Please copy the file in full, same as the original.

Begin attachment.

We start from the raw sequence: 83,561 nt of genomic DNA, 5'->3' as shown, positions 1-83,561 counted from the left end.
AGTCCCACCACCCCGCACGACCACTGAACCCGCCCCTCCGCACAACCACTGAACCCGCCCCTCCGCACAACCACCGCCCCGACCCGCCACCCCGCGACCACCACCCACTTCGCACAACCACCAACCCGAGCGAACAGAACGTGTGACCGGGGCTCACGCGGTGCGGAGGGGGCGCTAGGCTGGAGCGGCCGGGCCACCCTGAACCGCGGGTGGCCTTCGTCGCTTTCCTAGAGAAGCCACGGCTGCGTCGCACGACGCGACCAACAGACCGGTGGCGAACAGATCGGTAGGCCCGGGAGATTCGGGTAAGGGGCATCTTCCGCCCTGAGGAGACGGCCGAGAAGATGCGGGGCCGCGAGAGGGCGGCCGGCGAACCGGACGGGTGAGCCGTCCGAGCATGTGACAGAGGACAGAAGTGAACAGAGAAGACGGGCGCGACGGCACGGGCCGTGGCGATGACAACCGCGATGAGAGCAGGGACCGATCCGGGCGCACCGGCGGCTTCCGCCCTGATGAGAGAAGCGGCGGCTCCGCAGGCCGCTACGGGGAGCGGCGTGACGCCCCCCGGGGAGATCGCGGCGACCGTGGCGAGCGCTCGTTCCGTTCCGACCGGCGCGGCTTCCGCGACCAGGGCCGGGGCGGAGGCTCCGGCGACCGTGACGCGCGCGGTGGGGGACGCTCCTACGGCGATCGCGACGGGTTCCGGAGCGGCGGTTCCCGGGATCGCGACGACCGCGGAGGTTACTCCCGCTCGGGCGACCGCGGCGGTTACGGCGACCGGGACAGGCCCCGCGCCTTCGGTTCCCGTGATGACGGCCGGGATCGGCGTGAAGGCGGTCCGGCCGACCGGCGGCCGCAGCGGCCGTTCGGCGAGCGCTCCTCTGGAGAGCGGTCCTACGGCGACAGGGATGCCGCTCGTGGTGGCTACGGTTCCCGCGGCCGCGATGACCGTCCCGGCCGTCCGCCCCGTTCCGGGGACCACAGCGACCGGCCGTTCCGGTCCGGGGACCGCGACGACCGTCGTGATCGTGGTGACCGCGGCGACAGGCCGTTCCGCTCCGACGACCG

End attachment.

We start from the raw sequence: 83,561 nt of genomic DNA, 5'->3' as shown, positions 1-83,561 counted from the left end.
AGTCCCACCACCCCGCACGACCACTGAACCCGCCCCTCCGCACAACCACTGAACCCGCCCCTCCGCACAACCACCGCCCCGACCCGCCACCCCGCGACCACCACCCACTTCGCACAACCACCAACCCGAGCGAACAGAACGTGTGACCGGGGCTCACGCGGTGCGGAGGGGGCGCTAGGCTGGAGCGGCCGGGCCACCCTGAACCGCGGGTGGCCTTCGTCGCTTTCCTAGAGAAGCCACGGCTGCGTCGCACGACGCGACCAACAGACCGGTGGCGAACAGATCGGTAGGCCCGGGAGATTCGGGTAAGGGGCATCTTCCGCCCTGAGGAGACGGCCGAGAAGATGCGGGGCCGCGAGAGGGCGGCCGGCGAACCGGACGGGTGAGCCGTCCGAGCATGTGACAGAGGACAGAAGTGAACAGAGAAGACGGGCGCGACGGCACGGGCCGTGGCGATGACAACCGCGATGAGAGCAGGGACCGATCCGGGCGCACCGGCGGCTTCCGCCCTGATGAGAGAAGCGGCGGCTCCGCAGGCCGCTACGGGGAGCGGCGTGACGCCCCCCGGGGAGATCGCGGCGACCGTGGCGAGCGCTCGTTCCGTTCCGACCGGCGCGGCTTCCGCGACCAGGGCCGGGGCGGAGGCTCCGGCGACCGTGACGCGCGCGGTGGGGGACGCTCCTACGGCGATCGCGACGGGTTCCGGAGCGGCGGTTCCCGGGATCGCGACGACCGCGGAGGTTACTCCCGCTCGGGCGACCGCGGCGGTTACGGCGACCGGGACAGGCCCCGCGCCTTCGGTTCCCGTGATGACGGCCGGGATCGGCGTGAAGGCGGTCCGGCCGACCGGCGGCCGCAGCGGCCGTTCGGCGAGCGCTCCTCTGGAGAGCGGTCCTACGGCGACAGGGATGCCGCTCGTGGTGGCTACGGTTCCCGCGGCCGCGATGACCGTCCCGGCCGTCCGCCCCGTTCCGGGGACCACAGCGACCGGCCGTTCCGGTCCGGGGACCGCGACGACCGTCGTGATCGTGGTGACCGCGGCGACAGGCCGTTCCGCTCCGACGACCG